Esther repeated the words “By order of Jarvis Larchmont” as if she were spitting water bugs out of her mouth. She turned to McWhorter. “Jarvis Larchmont is a city councilman, or at least, that’s what he was until a few weeks ago; it says here that he’s Commissioner of Parks. What happened?” Pete shrugged.  “And,” Esther continued. “What’s this business about our trees…our trees…being off limits?”   The patrolman inhaled deeply, exhaled dispiritedly, and said, “This morning. We got a directive.”               “From whom?” McWhorter pointed again to the yellow poster. 

“Our precinct commander. He was ordered by the parks department to enforce…” “Pete,” Esther interrupted impatiently. “Your precinct commander can’t be ordered by the Department of Parks to enforce anything, because the Department of Parks has no jurisdiction over the Samuel Swerling Park. Absolutely none. We are a privately owned and privately operated park. We do our own landscaping, our own planting, and our own maintenance. We have our own security, we pay our own bills, and we are self-insured. You know that. Everybody knows it.” Esther stared at the sign. “I don’t get it.”  Her face dissolved into a mask of indecision. “All our trees are healthy. All of them. We would never allow anyone – not a man, a woman, or a child…not a saint or a sinner – to damage a single leaf on a single branch of a single tree.”   Suddenly, she stamped her foot and exclaimed, “What right does the city have to barge in here like storm troopers? How dare they take it upon themselves to stop us from climbing our own trees? They are climbing trees, for God’s sake; that’s why my grandfather planted them; that’s how they were trained; that’s what they were put on earth to be. So, why…?”   She glared at the poster.  In a softly sinister voice, Esther began to read aloud, “All printed notices are public property and may not be removed, defaced, or altered.”    She tore the poster off the back of the bench and threw it on the grass.  She ground the heel of her shoe into the text, stepped aside, and looked up. In that same quietly menacing manner, she added, “Violators will be prosecuted to the fullest extent of the law.” Peter stared at the poster as if hypnotized by Esther’s dirty footprint. 
My Most Happy Life Autobiography of a Climbing Tree Chapter 29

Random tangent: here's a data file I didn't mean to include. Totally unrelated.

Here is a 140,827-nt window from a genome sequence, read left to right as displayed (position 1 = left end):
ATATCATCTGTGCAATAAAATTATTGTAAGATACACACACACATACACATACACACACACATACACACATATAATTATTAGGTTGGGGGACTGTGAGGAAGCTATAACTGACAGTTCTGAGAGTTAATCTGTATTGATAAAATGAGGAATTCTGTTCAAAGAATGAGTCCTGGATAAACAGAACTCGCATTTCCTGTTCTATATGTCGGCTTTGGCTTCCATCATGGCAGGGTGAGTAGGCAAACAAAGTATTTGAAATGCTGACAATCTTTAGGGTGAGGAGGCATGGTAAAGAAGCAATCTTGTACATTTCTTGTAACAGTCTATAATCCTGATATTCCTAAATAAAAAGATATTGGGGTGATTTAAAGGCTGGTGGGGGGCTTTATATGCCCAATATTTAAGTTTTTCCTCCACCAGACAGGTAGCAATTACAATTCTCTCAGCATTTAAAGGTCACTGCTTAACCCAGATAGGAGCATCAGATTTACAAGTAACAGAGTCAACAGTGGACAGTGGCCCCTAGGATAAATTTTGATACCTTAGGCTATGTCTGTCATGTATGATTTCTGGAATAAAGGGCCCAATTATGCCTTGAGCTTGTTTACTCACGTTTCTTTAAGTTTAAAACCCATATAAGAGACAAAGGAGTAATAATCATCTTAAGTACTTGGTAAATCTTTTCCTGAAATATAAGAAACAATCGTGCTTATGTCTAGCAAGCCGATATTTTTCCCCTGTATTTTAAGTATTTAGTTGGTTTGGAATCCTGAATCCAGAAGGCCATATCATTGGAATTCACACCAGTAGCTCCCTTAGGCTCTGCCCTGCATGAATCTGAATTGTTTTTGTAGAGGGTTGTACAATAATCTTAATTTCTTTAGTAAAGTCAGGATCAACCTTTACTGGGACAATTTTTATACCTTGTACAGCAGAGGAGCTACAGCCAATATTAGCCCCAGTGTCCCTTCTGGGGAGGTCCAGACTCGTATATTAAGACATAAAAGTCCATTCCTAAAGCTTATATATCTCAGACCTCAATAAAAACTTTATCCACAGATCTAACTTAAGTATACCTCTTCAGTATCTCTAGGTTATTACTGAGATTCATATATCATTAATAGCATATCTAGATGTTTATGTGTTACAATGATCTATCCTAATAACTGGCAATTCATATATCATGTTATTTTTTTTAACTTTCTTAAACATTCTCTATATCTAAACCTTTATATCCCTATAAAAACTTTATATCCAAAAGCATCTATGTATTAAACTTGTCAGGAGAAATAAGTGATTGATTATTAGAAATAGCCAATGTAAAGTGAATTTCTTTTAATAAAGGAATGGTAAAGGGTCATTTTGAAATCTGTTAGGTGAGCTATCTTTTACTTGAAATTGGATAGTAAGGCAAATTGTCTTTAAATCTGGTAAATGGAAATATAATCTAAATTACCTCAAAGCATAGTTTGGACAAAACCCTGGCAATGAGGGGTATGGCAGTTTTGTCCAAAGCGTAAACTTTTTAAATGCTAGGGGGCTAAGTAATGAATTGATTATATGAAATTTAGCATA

She lifted her chin confrontationally.  “Prosecute me,” she said. Pete still did not look up.  “To the fullest extent of the law,” she added grimly.   Meg moved to Pete’s side and tugged on the sleeve of his uniform.  “What does that mean?” she asked. He saw a small freckled hand on the sleeve of his jacket. The sight of it seemed to awaken him.  “Hello little Meggie,” he said with a gentle smile. “Hello, Pete. What does that mean…‘prosecute to the fullest extent of the law’?”   Pete grimaced.  “It means I’m supposed to arrest the offender.” Samuel Swerling’s granddaughter thrust out her wrists.  “Arrest me,” she said.  Meg also thrust out her wrists. “I’ve never been one to miss a good party, Pete. So you’d better arrest me, too.” He shook his head.  “I won’t. I can’t.”   He reached for his radio, punched a button, and waited for the familiar sound of static. After a few seconds, he sighed. “I forgot. No signal in here.”   He walked a few feet toward the park’s entrance, looked over his shoulder, said, “Don’t move. I’ll be right back,” and he disappeared through the gate. The instant he was gone, the girls’ eyes met. Without exchanging a word, they branched out in opposite directions and, one by one, began to tear posters off benches.  Twenty minutes later, Patrolman McWhorter was back.  He was accompanied by four uniformed police officers.  Two went directly to the greenhouse, alerted Hercules and Alonso Hannah that they were to be escorted out of the park, and then they did so. As the father and son were ushered past Esther and Meg, Herk called out, “What’s going on here?” Esther thrust a poster into his hands. The other two cops proceeded along park paths, retrieving posters from wastebaskets and reaffixing them to the benches from which they had been torn.  Not one of them looked happy about what he was doing. By then, Esther and Meg were once again standing in front of me.  Patrolman McWhorter, looking more like a reluctant bridegroom than an arresting officer, gestured toward the park entrance.  “Girls?” he said. They followed him out. After they had arrived at the sidewalk, Esther held up one of the yellow posters. “There’s a line on this stupid notice that I want to ask you about, Pete.” “Shoot.” “It says that a ‘Full policy statement with documentation’ is on file at the Office of the Department of Parks.” Pete leaned forward and squinted at the line. “Yeah. So?”  “I want to know more about this alleged full policy statement. Do you think that there really is one?” Pete considered for a moment. “If what they’re doing is legal, a policy statement has to be on file.” “What about documentation?” “That too.” “What constitutes documentation?” “Whatever supports the order to prohibit tree climbing. Videotapes, audio recordings, research data.  Witness statements. Photographs. Things like that.”   “And this so-called documentation is at the Parks Department?”   “Supposedly.” “Where is the Department of Parks?” “Half-a-block from the Criminal Court Building. Why?” “Because if you aren’t going to arrest us, I want to read the policy statement, and I want to look up the documentation.”  Esther paused, and for the first time since the hubbub began, instead of looking like a wounded lioness, she looked like a child pleading to go to the circus.  She said softly, “Will you take us there, Pete?” Patrolman McWhorter did not respond.  Again, Esther thrust out her wrists.   “Or arrest me.” “And me,” Meg volunteered. Esther and Meg stared at him expectantly. Finally, Pete nodded.  Then he smiled, shrugged and added, almost tenderly, “It’s not like I have anything better to do.”   Copyright © 2017, Shelly Reuben Shelly Reuben’s books have been nominated for Edgar, Prometheus, and Falcon awards. For more about her work, visit www.shellyreuben.com